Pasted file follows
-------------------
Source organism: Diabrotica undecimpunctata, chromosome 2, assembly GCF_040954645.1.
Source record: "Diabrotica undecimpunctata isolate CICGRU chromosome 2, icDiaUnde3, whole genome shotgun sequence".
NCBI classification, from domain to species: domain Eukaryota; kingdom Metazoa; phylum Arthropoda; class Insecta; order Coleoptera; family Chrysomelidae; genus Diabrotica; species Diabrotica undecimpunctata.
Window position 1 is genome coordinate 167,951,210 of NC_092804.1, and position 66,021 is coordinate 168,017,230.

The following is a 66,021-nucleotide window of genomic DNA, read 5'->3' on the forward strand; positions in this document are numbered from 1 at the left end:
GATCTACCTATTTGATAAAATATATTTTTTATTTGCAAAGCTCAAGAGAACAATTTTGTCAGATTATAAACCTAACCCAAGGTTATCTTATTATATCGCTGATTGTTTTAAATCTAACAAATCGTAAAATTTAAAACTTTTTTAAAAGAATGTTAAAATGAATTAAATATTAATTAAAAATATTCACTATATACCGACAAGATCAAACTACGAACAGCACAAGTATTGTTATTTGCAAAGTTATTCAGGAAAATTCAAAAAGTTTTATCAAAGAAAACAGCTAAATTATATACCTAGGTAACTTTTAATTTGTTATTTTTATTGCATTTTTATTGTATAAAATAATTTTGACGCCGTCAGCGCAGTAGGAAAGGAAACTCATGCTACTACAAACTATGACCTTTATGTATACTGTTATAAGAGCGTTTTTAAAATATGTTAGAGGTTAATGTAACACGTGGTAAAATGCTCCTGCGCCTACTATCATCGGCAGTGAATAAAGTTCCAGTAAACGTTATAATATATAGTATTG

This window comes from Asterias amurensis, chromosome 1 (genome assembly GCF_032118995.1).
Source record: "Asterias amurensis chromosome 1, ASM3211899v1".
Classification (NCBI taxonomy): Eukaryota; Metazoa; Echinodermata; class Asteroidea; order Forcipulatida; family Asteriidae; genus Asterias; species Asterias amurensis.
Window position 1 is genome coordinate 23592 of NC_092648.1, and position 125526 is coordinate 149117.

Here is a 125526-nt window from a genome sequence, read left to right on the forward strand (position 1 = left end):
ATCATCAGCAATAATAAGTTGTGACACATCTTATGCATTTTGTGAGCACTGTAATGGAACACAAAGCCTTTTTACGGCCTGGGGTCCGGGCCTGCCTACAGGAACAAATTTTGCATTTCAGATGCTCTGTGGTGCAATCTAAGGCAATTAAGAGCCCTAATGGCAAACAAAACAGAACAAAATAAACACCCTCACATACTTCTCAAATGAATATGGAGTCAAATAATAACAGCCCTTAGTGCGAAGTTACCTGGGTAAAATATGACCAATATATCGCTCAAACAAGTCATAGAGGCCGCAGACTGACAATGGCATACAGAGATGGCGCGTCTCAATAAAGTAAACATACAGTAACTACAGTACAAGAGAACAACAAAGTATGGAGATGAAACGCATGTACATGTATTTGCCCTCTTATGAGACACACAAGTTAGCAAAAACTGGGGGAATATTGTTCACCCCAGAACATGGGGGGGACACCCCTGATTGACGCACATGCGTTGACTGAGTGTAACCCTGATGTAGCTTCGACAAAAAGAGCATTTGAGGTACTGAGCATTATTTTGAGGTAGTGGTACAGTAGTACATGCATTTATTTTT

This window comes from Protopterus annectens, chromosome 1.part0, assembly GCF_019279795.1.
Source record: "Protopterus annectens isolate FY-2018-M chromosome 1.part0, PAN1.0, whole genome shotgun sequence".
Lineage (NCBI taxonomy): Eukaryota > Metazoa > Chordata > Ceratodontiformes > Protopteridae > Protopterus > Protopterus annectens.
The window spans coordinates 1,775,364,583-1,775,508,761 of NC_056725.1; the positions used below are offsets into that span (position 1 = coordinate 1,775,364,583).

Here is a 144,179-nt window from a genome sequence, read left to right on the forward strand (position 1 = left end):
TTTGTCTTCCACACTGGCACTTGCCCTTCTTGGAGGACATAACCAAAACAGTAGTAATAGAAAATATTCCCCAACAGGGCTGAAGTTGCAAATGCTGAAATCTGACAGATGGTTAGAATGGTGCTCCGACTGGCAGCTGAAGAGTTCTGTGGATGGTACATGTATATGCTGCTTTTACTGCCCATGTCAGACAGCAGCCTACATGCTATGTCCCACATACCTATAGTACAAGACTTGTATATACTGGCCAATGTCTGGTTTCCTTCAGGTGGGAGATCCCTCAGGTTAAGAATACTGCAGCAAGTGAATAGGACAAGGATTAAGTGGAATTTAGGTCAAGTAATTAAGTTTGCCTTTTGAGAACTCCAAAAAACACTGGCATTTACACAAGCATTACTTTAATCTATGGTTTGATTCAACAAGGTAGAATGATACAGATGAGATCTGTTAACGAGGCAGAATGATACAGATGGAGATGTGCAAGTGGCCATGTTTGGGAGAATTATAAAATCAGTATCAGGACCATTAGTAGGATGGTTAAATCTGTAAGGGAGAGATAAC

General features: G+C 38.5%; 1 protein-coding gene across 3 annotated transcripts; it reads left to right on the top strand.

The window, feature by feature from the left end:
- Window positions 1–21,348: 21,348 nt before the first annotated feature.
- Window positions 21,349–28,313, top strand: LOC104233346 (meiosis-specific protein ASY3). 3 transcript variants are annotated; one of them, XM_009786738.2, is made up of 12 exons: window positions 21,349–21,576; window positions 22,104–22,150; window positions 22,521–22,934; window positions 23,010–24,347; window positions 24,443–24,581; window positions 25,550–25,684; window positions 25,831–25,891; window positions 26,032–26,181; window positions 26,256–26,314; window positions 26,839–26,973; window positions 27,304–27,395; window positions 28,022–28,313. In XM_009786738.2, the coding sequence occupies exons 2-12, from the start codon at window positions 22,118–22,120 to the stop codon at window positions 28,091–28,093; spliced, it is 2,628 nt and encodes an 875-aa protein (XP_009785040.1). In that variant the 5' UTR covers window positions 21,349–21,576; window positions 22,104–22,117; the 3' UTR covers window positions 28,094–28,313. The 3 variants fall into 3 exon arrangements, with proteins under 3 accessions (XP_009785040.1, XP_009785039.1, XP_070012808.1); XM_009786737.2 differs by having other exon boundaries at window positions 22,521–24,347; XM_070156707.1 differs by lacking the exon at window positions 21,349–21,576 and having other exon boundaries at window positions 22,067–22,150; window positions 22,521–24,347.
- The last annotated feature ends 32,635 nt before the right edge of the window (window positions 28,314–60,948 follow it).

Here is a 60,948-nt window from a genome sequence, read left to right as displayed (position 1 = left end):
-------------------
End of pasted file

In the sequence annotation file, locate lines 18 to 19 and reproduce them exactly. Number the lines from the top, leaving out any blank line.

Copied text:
TTTGTCTTCCACACTGGCACTTGCCCTTCTTGGAGGACATAACCAAAACAGTAGTAATAGAAAATATTCCCCAACAGGGCTGAAGTTGCAAATGCTGAAATCTGACAGATGGTTAGAATGGTGCTCCGACTGGCAGCTGAAGAGTTCTGTGGATGGTACATGTATATGCTGCTTTTACTGCCCATGTCAGACAGCAGCCTACATGCTATGTCCCACATACCTATAGTACAAGACTTGTATATACTGGCCAATGTCTGGTTTCCTTCAGGTGGGAGATCCCTCAGGTTAAGAATACTGCAGCAAGTGAATAGGACAAGGATTAAGTGGAATTTAGGTCAAGTAATTAAGTTTGCCTTTTGAGAACTCCAAAAAACACTGGCATTTACACAAGCATTACTTTAATCTATGGTTTGATTCAACAAGGTAGAATGATACAGATGAGATCTGTTAACGAGGCAGAATGATACAGATGGAGATGTGCAAGTGGCCATGTTTGGGAGAATTATAAAATCAGTATCAGGACCATTAGTAGGATGGTTAAATCTGTAAGGGAGAGATAAC

General features: G+C 38.5%; 1 protein-coding gene across 3 annotated transcripts; it reads left to right on the top strand.